Hacking trial: periodicals
The phone-hacking scandal has become the pretext for condemning investigative reporting methods. Anything underhand can now be branded unethical if not illegal, from ‘blagging’ information or paying for it to going through bin bags or making secret recordings. This will spell the end of proper investigative journalism – already an endangered species.
Hacked Off will never let go of its bone and will have lots of trial evidence to use as ammunition...Culture Secretary Sajid Javid has implicitly recognised IPSO rather than trying to force through a Royal Charter which virtually no-one in the publishing industry wants.
All but 13 members of parliament voted for a Bill to end press freedom. Mercifully, this ‘Royal Charter’ has been ignored, as the press has instead declined to be regulated by politicians and retains its independence as it continues what is, for many, a fight for survival.
Editors can not know what all their staff, freelancers, columnists, researchers, stringers, commentators, tweeters etc are doing all the time. You can have codes, guidelines and regulations, but in the end this is about culture.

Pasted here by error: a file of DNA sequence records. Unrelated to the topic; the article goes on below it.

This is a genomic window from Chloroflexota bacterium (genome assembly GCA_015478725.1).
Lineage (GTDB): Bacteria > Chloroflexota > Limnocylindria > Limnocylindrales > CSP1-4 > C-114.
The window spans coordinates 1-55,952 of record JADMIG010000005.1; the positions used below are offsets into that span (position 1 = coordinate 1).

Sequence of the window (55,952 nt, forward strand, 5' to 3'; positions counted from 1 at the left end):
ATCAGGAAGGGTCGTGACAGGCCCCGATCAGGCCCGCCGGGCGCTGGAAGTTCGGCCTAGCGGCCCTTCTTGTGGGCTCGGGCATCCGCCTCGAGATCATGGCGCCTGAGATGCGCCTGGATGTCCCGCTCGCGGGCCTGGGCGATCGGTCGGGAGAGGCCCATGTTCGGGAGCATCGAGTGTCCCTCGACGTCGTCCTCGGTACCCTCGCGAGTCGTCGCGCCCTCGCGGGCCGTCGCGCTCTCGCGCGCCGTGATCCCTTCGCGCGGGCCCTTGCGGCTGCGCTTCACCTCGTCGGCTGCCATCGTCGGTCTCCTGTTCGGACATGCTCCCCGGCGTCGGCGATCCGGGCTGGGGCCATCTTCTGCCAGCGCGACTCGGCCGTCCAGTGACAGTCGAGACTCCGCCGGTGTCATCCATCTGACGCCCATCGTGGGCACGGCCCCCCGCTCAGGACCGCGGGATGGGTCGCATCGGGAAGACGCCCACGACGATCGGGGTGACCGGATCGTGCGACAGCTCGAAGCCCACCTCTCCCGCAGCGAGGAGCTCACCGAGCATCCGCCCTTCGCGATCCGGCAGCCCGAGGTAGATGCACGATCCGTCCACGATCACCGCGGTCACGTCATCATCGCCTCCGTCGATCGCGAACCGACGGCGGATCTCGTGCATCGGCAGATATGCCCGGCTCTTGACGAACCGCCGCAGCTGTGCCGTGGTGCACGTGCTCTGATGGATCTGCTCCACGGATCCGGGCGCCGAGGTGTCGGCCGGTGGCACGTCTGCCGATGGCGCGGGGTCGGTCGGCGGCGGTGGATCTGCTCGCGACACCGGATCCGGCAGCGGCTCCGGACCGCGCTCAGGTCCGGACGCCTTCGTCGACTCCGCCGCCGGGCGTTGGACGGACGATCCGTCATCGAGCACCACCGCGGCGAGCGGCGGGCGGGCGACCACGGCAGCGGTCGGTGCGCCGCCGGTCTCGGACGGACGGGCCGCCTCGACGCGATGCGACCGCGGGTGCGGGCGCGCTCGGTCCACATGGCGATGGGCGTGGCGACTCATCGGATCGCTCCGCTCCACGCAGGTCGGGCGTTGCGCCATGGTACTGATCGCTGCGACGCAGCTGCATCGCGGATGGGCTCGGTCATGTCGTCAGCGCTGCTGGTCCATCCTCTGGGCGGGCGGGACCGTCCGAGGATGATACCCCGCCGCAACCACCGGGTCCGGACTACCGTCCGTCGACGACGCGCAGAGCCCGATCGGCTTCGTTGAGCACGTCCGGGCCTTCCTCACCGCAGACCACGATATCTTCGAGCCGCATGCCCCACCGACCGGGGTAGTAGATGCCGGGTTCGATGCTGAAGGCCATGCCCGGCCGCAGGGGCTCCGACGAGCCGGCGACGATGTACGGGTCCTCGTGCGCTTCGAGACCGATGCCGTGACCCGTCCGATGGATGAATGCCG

There has been a big change in the culture of Fleet Street. News UK probably has some of the most tightly-regulated journalists in the world. Cash payments for stories are pretty much a thing of the past (requiring sign-off so high in the company that it is made in the US rather than Wapping).
The hacking trial
None of this money would have been spent if Andy Coulson had not tolerated and encouraged a culture of hacking and then lied through his teeth for five years...but Leveson was not necessary...journalism uncovered the scandal, the courts delivered justice. The law works.
- £100m for one? No: £33m for six (so far)
The press coverage
Conviction and acquittals, two sides
of the same story,
but which was the better angle?
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